Association Between Statin Use and Depressive Symptoms in a Large Community-Dwelling Older Population Living in Australia and the USA

A Cross-Sectional Study

Bruno Agustini, Mohammadreza Mohebbi, Robyn L. Woods, John J. McNeil, Mark R. Nelson, Raj C. Shah, Anne M. Murray, Michael E. Ernst, Christopher M. Reid, Andrew Tonkin, Jessica E. Lockery, Michael Berk, on behalf of the ASPREE Investigator Group

Research output: Contribution to journalArticleResearchpeer-review

Abstract

Background: Statin use has been frequently associated with depressive symptoms in an older population. However, the nature of this association is uncertain in the literature. In this study, we aimed to investigate the association of statin intake and the prevalence of depressive symptoms in healthy community-dwelling older adults living in Australia and the USA. Methods: We analysed baseline data from 19,114 participants, over 70 years of age (over 65 years of age, if from an ethnic minority). The association of self-reported statin use and prevalence of depressive symptoms, as measured by a validated depression scale [Center for Epidemiological Studies Depression Scale (CES-D 10)], was determined using logistic regression models. Multivariable logistic models were implemented to account for important demographics and other lifestyle and socioeconomic factors, such as sex, age, living status, education and smoking history. Results: A total of 5987 individuals were statin users. Of those, 633 (10.6%) had depressive symptoms (CES-D 10 cut-off ≥ 8), compared with 1246 (9.5%) of the non-statin users. In the unadjusted model, statin use was associated with an increase in prevalence of depressive symptoms (odds ratio 1.13, confidence interval 1.02–1.25, p = 0.02). However, after adjusting for important demographic and socioeconomic factors, the use of statins was not significantly associated with depressive symptoms (odds ratio 1.09, confidence interval 0.98–1.20, p = 0.11). In secondary analyses, only simvastatin was marginally associated with an increased prevalence of depressive symptoms. Statins were associated with a decreased prevalence of depressive symptoms in individuals with severe obesity (body mass index > 35 kg/m 2 ) and an increased prevalence in participants between 75 and 84 years of age. Conclusion: This study in a large community-dwelling older population did not show any association of statins with late-life depressive symptoms, after accounting for important socioeconomic and demographic factors. Confounding by indication is an important issue to be addressed in future pharmacoepidemiologic studies of statins.

Original languageEnglish
Pages (from-to)685-694
Number of pages10
JournalCNS Drugs
Volume33
Issue number7
DOIs
Publication statusPublished - Jul 2019

Cite this

@article{65162fd262f7409c9c87aa2659d9e51b,
title = "Association Between Statin Use and Depressive Symptoms in a Large Community-Dwelling Older Population Living in Australia and the USA: A Cross-Sectional Study",
abstract = "Background: Statin use has been frequently associated with depressive symptoms in an older population. However, the nature of this association is uncertain in the literature. In this study, we aimed to investigate the association of statin intake and the prevalence of depressive symptoms in healthy community-dwelling older adults living in Australia and the USA. Methods: We analysed baseline data from 19,114 participants, over 70 years of age (over 65 years of age, if from an ethnic minority). The association of self-reported statin use and prevalence of depressive symptoms, as measured by a validated depression scale [Center for Epidemiological Studies Depression Scale (CES-D 10)], was determined using logistic regression models. Multivariable logistic models were implemented to account for important demographics and other lifestyle and socioeconomic factors, such as sex, age, living status, education and smoking history. Results: A total of 5987 individuals were statin users. Of those, 633 (10.6{\%}) had depressive symptoms (CES-D 10 cut-off ≥ 8), compared with 1246 (9.5{\%}) of the non-statin users. In the unadjusted model, statin use was associated with an increase in prevalence of depressive symptoms (odds ratio 1.13, confidence interval 1.02–1.25, p = 0.02). However, after adjusting for important demographic and socioeconomic factors, the use of statins was not significantly associated with depressive symptoms (odds ratio 1.09, confidence interval 0.98–1.20, p = 0.11). In secondary analyses, only simvastatin was marginally associated with an increased prevalence of depressive symptoms. Statins were associated with a decreased prevalence of depressive symptoms in individuals with severe obesity (body mass index > 35 kg/m 2 ) and an increased prevalence in participants between 75 and 84 years of age. Conclusion: This study in a large community-dwelling older population did not show any association of statins with late-life depressive symptoms, after accounting for important socioeconomic and demographic factors. Confounding by indication is an important issue to be addressed in future pharmacoepidemiologic studies of statins.",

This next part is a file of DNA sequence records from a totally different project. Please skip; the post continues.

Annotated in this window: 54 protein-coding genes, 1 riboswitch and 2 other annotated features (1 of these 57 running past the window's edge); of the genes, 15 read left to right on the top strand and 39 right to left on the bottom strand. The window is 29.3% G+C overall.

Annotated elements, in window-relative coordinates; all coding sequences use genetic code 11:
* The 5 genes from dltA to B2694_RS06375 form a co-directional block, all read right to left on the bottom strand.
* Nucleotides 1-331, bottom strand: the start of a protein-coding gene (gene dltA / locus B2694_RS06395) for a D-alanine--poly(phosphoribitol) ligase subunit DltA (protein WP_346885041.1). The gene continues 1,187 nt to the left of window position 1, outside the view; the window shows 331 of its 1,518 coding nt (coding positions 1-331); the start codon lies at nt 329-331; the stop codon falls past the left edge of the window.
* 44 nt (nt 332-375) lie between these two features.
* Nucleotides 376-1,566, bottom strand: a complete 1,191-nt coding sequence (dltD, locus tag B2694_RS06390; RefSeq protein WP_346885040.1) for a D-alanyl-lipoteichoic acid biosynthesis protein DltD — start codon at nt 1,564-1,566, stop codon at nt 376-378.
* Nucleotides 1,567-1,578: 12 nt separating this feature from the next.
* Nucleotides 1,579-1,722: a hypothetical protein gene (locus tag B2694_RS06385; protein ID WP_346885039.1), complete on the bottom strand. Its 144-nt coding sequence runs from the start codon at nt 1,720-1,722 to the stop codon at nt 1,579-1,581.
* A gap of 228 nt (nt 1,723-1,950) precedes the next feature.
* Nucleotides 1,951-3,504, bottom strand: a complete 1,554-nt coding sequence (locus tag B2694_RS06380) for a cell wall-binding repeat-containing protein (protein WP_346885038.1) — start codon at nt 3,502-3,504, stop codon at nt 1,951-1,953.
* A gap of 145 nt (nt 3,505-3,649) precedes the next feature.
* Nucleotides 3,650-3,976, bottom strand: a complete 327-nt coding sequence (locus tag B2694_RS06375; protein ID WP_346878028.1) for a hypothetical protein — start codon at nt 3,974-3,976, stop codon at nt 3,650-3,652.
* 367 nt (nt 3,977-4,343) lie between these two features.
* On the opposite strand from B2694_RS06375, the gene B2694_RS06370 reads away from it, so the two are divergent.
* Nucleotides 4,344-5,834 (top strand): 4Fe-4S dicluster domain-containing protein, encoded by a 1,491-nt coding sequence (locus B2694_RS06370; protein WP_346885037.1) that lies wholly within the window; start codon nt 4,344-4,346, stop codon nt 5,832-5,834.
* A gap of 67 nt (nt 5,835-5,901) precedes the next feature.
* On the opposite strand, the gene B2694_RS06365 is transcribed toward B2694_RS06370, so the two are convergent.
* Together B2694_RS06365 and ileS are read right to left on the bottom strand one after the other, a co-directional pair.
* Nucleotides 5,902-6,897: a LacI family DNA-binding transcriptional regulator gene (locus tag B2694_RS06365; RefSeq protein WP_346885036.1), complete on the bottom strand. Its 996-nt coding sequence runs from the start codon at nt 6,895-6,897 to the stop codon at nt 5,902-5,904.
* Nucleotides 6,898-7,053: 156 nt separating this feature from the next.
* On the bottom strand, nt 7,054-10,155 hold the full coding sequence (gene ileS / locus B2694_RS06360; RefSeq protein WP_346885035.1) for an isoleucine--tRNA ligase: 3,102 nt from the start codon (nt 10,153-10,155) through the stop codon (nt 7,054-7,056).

author = "Bruno Agustini and Mohammadreza Mohebbi and Woods, {Robyn L.} and McNeil, {John J.} and Nelson, {Mark R.} and Shah, {Raj C.} and Murray, {Anne M.} and Ernst, {Michael E.} and Reid, {Christopher M.} and Andrew Tonkin and Lockery, {Jessica E.} and Michael Berk and {on behalf of the ASPREE Investigator Group}",
year = "2019",
month = "7",
doi = "10.1007/s40263-019-00633-3",
language = "English",
volume = "33",
pages = "685--694",
journal = "CNS Drugs",
issn = "1172-7047",
publisher = "Springer-Verlag London Ltd.",